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North Carolina counties continue to count votes

Seven county boards of elections are meeting today to consider a total of at least 3,200 additional absentee by-mail ballots. Approved ballots will be added to the unofficial results on the State Board of Elections website after the meetings.

The Election Night Results website is here: Late last week, 10 county boards of elections added about 4,750 absentee ballots to the unofficial totals.

County boards of elections will continue to meet through Friday, November 13 to consider additional absentee by-mail ballots that arrive at their offices through November 12, provided they were postmarked on or before Election Day.

“We are nearing the finish line,” said Karen Brinson Bell, executive director of the State Board of Elections. “We ask that the public please be patient as county boards of elections, as required, continue to count all eligible ballots that arrive by mail, conduct thorough post-election audits and certify their results.”

Election officials do not “call” contests for any candidate. Historically, the media or candidates have done that when the number of outstanding ballots in a contest is less than the vote difference between candidates or when it is clear that one candidate will ultimately prevail.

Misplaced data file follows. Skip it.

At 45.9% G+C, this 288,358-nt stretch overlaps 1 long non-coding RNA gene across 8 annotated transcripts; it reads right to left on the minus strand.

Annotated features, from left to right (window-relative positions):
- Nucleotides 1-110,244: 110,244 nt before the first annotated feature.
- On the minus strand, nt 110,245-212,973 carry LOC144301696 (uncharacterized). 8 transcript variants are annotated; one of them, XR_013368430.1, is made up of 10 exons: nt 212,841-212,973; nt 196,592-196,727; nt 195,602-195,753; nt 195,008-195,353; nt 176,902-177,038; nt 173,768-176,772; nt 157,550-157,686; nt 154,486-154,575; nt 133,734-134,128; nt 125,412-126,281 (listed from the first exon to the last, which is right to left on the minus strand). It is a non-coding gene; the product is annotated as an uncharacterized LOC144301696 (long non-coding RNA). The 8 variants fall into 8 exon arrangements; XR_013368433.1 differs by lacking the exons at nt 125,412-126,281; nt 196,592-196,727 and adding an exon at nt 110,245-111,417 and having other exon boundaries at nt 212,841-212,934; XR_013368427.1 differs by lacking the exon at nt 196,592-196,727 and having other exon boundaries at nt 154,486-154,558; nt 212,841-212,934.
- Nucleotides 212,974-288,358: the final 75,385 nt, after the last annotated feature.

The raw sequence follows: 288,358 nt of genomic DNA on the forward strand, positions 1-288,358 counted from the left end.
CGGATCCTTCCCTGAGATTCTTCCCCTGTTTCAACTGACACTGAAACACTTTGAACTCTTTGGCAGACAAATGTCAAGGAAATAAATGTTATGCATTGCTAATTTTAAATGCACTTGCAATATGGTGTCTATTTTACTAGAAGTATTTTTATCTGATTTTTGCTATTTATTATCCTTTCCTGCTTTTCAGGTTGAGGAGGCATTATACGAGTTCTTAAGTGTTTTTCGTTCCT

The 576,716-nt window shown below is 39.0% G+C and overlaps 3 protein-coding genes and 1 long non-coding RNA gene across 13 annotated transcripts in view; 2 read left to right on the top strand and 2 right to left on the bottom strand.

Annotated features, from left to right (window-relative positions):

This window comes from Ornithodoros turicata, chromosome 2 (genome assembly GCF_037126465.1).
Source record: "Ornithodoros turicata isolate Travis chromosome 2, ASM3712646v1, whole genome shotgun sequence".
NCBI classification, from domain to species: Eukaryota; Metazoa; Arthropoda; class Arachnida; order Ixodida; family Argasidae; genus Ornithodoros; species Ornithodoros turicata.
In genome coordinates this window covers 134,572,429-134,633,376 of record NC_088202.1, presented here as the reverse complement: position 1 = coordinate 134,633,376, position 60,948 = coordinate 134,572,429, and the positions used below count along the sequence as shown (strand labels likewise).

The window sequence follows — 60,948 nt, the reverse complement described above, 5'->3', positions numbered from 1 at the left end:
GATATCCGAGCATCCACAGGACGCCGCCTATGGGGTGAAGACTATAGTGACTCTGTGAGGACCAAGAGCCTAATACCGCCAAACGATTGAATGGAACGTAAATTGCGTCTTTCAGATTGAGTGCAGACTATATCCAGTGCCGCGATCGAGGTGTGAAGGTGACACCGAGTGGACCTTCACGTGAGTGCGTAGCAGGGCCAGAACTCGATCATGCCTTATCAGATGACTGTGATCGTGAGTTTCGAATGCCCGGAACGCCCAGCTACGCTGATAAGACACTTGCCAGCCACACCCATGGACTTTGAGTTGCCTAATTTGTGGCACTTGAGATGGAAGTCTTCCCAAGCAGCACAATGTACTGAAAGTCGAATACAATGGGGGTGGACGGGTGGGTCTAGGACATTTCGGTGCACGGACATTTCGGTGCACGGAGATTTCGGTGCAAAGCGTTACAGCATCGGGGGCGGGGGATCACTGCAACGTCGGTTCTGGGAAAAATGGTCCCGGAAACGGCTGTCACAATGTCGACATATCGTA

According to state law, county boards of elections will complete their processes and canvass the election on November 13. The State Board will meet on November 24 to certify final results.

As of Monday morning, about 94,900 voters who requested an absentee by-mail ballot had not yet returned an accepted ballot or voted in person during the early voting period. The number of these ballots ultimately received by county boards of elections and counted will be less than that because some voters cast their ballot in person on Election Day and others likely did not vote at all.

Additionally, as mentioned in Friday’s news release, more than 30,000 eligible ballots arrived at county boards of elections over the past several days. Those ballots that have not already been approved and counted will be considered by county boards of elections this week.

These numbers are approximations based on the best available data through the state’s election information management system.

Also, the 40,766 provisional ballots voted statewide will be researched to determine whether the voter was eligible, and the approved ballots will be reported on the Election Night Results website on November 12 and 13. In 2016, about 44 percent of provisional ballots cast statewide were counted.

The following seven counties have meetings scheduled today (Monday, November 9). The number of absentee ballots that may be counted is also included. Additional ballots may be considered today if they arrive at the county board office before today’s meeting.

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